Heritage Language

From Wikiversity
Jump to navigation Jump to search
Subject classification: this is a linguistics resource.

Definition[edit | edit source]

The term heritage language is used to identify any languages other than the dominant language(s) in a given social context [1] Other researchers defined the term heritage language as the language associated with one's cultural background and it may or may not be spoken in the home [2] Van Deusen-Scholl (2003) [3] states that the term heritage language cannot be identified in a static, definitive sense; rather, it is more a metaphor in relation to the structuring of attitudes, beliefs, and assumptions that enable or constrain linguistic practices.

There have been critical views on the use of the term heritage language. Despite the term heritage language, heritage language speaker, and heritage language learner are gaining currency [4], the concept remains ill defined and is sensitive to a variety of interpretations within a social, political, regional, and national contexts [3]

Using the label heritage itself has been challenged by many and has been regarded as extremely negative -even offensive- by some and counterproductive by others [3]. Baker and Jones state that the term heritage language points more to the past and less to the future, to traditions rather to the contemporary so that the danger is that the term becomes associated with ancient cultures, past traditions and more "primitive times" and so may fail to give the impression of a modern language that is of value in a technological society [5]

Alternative terms for heritage language proposed by researchers and used or preferred in different countries and contexts are:

  • native language
  • minority language
  • ancestral language
  • immigrant minority language
  • allochthonous language
  • home language
  • language of origin
  • community language

Though some of these terms are equally problematic as heritage language. For example, native language is also problematic because we cannot assume that the language does not necessarily students' native language. Those students may have a limited knowledge of the language or simply may not speak it at all. Ancestral language also conveys a negative connotation that it belongs to the distant past or a previous generation which does not have a present or future affiliation.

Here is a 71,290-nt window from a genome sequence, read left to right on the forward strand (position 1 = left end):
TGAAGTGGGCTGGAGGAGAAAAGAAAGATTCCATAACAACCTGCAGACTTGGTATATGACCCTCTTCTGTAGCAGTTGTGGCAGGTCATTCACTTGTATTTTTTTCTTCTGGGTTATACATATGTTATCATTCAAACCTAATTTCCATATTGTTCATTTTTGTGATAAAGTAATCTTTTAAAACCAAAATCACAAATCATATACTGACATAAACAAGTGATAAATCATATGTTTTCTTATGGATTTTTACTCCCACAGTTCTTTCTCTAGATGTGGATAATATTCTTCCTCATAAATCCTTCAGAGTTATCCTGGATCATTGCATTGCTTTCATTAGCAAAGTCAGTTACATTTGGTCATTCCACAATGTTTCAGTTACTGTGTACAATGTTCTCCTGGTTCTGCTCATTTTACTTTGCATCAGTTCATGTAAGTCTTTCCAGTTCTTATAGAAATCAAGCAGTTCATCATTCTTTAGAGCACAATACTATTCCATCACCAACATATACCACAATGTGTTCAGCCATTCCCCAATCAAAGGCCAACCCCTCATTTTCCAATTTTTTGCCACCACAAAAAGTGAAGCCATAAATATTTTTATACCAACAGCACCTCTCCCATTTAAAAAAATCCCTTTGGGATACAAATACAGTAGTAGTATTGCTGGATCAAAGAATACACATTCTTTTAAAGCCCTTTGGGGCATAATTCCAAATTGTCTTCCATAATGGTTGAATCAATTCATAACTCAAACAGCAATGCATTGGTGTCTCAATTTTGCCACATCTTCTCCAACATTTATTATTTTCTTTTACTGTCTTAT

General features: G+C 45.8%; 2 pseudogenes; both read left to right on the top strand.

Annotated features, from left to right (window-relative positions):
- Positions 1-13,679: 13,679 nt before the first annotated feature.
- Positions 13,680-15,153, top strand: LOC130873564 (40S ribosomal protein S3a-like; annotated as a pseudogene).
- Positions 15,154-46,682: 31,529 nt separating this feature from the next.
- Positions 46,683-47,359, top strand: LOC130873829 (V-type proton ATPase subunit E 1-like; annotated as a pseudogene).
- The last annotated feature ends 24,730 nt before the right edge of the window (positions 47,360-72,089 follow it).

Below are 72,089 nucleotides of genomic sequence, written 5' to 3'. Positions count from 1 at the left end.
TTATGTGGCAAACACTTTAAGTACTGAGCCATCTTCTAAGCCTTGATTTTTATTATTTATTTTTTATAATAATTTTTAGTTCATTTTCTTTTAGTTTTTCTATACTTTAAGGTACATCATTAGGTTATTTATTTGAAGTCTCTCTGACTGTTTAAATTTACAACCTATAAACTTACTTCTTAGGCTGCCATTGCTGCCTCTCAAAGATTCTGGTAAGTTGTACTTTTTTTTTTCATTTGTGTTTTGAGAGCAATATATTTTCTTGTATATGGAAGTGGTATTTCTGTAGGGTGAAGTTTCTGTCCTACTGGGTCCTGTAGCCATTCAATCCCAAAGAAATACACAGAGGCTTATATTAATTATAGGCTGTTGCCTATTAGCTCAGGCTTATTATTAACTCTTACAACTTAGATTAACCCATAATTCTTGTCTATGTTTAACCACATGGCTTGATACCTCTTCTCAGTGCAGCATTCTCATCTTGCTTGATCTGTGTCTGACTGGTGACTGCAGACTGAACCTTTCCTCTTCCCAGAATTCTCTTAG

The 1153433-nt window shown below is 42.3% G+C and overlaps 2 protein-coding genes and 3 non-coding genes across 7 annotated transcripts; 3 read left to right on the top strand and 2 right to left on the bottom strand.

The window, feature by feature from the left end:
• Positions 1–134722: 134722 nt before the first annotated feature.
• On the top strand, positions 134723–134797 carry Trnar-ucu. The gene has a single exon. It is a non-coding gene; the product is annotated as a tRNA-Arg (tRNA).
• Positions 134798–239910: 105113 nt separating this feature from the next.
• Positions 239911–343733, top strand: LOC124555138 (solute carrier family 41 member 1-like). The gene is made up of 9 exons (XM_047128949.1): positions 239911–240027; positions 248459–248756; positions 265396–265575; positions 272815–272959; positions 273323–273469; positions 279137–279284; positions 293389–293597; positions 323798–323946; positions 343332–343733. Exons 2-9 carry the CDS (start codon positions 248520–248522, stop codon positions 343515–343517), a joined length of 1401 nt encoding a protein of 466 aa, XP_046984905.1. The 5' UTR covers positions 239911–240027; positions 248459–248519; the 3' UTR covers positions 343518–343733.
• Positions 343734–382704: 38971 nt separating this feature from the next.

Heritage Language Learners[edit | edit source]

Valdés [6] provided three main criteria to identify heritage language learners. According to the proposal, heritage language learners are individuals who:

  • are raised in homes where a non-English language is spoken
  • speak or merely understand the heritage language
  • are to some degree bilingual in English and the heritage language

We have to keep in mind that heritage language learners are not a monolithic group so that we cannot assume or overgeneralize their proficiency. [7] Rather, degree of heritage language fluency, proficiency, cultural background, connection or knowledge are widely varied among students. For example, heritage language learners include students of fluent native speakers to nonspeakers who may be generations removed but who may feel culturally connected to a language (Van Deusen-Scholl, 2003).

References[edit | edit source]

  1. http://www.cal.org/heritage/index.html
  2. Cho, G., Cho, K.-S., & Tse, L. (1997). Why ethnic minorities need to develop their heritage language: The case of Korean Americans. Language, Culture, and Curriculum, 10, 106-112.
  3. 3.0 3.1 3.2 Van Deusen-Scholl, N. (2003) Toward a definition of heritage language: Sociopolitical and pedagogical considerations. Journal of Language, Identity, and Education 2 (3), 211-230
  4. Wiley, T. (2001). On defining heritage languages and their speakers. In Kreeft Payton, D. Ranard, & S. McGinnis (Eds.). Heritage languages in America. Preserving a national resource (pp. 29-36). Washington DC: Center for Applied Linguistics and Delta Systems.
  5. Baker, C. & Jones, S.P. (1998). Encyclopedial of bilingualism and bilingual education. Clevedon, England: Multilingual Matters.
  6. Valdés, G. (2001). Heritage language students: Profiles and possibilities. In J. K. Peyton, D. A. Ranard, & S. McGinnis (Eds.), Heritage languages in America: Preserving a national resource (pp. 37-77). Washington DC: Center for Applied Linguistics and Delta Systems.
  7. Wang, S. C. & Garcoea, M. I. (2002). Heritage Language Learners. http://ncssfl.org/papers/NCSSFLHLLs0902.pdf